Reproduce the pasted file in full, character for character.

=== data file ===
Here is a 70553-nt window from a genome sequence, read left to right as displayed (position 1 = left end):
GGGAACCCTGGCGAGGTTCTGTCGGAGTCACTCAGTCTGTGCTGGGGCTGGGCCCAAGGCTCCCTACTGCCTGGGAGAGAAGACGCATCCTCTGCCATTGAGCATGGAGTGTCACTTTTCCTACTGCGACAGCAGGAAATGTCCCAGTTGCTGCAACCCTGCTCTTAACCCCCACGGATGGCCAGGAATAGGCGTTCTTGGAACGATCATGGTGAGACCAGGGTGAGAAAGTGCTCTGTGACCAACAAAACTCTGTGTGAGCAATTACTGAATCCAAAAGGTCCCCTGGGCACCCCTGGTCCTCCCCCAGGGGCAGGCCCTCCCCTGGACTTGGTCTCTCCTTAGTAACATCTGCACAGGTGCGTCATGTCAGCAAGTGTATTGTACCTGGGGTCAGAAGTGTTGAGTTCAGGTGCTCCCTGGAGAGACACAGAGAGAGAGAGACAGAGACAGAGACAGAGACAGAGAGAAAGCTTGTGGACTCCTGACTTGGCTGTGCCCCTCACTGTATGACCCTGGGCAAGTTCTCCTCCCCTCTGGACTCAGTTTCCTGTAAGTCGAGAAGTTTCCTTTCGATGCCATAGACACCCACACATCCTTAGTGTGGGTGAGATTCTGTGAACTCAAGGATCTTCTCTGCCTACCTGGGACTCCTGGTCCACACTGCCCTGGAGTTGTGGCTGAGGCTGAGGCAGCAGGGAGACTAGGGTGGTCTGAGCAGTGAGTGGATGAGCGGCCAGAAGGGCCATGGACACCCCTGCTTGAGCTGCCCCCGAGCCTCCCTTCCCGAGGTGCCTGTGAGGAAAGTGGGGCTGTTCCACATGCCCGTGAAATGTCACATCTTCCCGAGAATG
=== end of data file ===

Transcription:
Here is a 70553-nt window from a genome sequence, read left to right as displayed (position 1 = left end):
GGGAACCCTGGCGAGGTTCTGTCGGAGTCACTCAGTCTGTGCTGGGGCTGGGCCCAAGGCTCCCTACTGCCTGGGAGAGAAGACGCATCCTCTGCCATTGAGCATGGAGTGTCACTTTTCCTACTGCGACAGCAGGAAATGTCCCAGTTGCTGCAACCCTGCTCTTAACCCCCACGGATGGCCAGGAATAGGCGTTCTTGGAACGATCATGGTGAGACCAGGGTGAGAAAGTGCTCTGTGACCAACAAAACTCTGTGTGAGCAATTACTGAATCCAAAAGGTCCCCTGGGCACCCCTGGTCCTCCCCCAGGGGCAGGCCCTCCCCTGGACTTGGTCTCTCCTTAGTAACATCTGCACAGGTGCGTCATGTCAGCAAGTGTATTGTACCTGGGGTCAGAAGTGTTGAGTTCAGGTGCTCCCTGGAGAGACACAGAGAGAGAGAGACAGAGACAGAGACAGAGACAGAGAGAAAGCTTGTGGACTCCTGACTTGGCTGTGCCCCTCACTGTATGACCCTGGGCAAGTTCTCCTCCCCTCTGGACTCAGTTTCCTGTAAGTCGAGAAGTTTCCTTTCGATGCCATAGACACCCACACATCCTTAGTGTGGGTGAGATTCTGTGAACTCAAGGATCTTCTCTGCCTACCTGGGACTCCTGGTCCACACTGCCCTGGAGTTGTGGCTGAGGCTGAGGCAGCAGGGAGACTAGGGTGGTCTGAGCAGTGAGTGGATGAGCGGCCAGAAGGGCCATGGACACCCCTGCTTGAGCTGCCCCCGAGCCTCCCTTCCCGAGGTGCCTGTGAGGAAAGTGGGGCTGTTCCACATGCCCGTGAAATGTCACATCTTCCCGAGAATG